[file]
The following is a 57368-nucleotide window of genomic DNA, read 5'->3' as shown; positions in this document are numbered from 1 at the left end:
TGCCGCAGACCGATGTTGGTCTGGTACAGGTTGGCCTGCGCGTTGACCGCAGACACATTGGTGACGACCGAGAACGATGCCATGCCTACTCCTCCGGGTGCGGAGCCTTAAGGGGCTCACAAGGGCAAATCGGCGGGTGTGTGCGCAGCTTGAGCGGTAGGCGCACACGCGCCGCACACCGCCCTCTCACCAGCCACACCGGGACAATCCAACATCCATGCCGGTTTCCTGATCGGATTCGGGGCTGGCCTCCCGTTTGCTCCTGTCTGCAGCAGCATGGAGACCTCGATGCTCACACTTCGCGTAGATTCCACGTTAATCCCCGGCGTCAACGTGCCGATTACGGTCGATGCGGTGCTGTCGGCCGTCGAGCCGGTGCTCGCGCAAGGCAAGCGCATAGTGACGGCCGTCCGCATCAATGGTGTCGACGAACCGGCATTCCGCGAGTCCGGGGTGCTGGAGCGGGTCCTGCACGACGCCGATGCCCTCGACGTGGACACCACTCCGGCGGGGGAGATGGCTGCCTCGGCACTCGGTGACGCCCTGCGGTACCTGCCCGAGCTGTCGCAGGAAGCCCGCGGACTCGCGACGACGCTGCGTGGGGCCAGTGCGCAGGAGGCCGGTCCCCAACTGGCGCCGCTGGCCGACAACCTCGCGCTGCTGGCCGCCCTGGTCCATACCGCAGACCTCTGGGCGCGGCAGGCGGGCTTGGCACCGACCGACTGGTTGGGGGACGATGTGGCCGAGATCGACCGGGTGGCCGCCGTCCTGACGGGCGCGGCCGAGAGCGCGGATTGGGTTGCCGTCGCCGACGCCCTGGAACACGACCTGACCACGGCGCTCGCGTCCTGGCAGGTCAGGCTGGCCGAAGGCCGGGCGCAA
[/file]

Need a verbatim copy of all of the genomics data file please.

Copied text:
The following is a 57368-nucleotide window of genomic DNA, read 5'->3' as shown; positions in this document are numbered from 1 at the left end:
TGCCGCAGACCGATGTTGGTCTGGTACAGGTTGGCCTGCGCGTTGACCGCAGACACATTGGTGACGACCGAGAACGATGCCATGCCTACTCCTCCGGGTGCGGAGCCTTAAGGGGCTCACAAGGGCAAATCGGCGGGTGTGTGCGCAGCTTGAGCGGTAGGCGCACACGCGCCGCACACCGCCCTCTCACCAGCCACACCGGGACAATCCAACATCCATGCCGGTTTCCTGATCGGATTCGGGGCTGGCCTCCCGTTTGCTCCTGTCTGCAGCAGCATGGAGACCTCGATGCTCACACTTCGCGTAGATTCCACGTTAATCCCCGGCGTCAACGTGCCGATTACGGTCGATGCGGTGCTGTCGGCCGTCGAGCCGGTGCTCGCGCAAGGCAAGCGCATAGTGACGGCCGTCCGCATCAATGGTGTCGACGAACCGGCATTCCGCGAGTCCGGGGTGCTGGAGCGGGTCCTGCACGACGCCGATGCCCTCGACGTGGACACCACTCCGGCGGGGGAGATGGCTGCCTCGGCACTCGGTGACGCCCTGCGGTACCTGCCCGAGCTGTCGCAGGAAGCCCGCGGACTCGCGACGACGCTGCGTGGGGCCAGTGCGCAGGAGGCCGGTCCCCAACTGGCGCCGCTGGCCGACAACCTCGCGCTGCTGGCCGCCCTGGTCCATACCGCAGACCTCTGGGCGCGGCAGGCGGGCTTGGCACCGACCGACTGGTTGGGGGACGATGTGGCCGAGATCGACCGGGTGGCCGCCGTCCTGACGGGCGCGGCCGAGAGCGCGGATTGGGTTGCCGTCGCCGACGCCCTGGAACACGACCTGACCACGGCGCTCGCGTCCTGGCAGGTCAGGCTGGCCGAAGGCCGGGCGCAA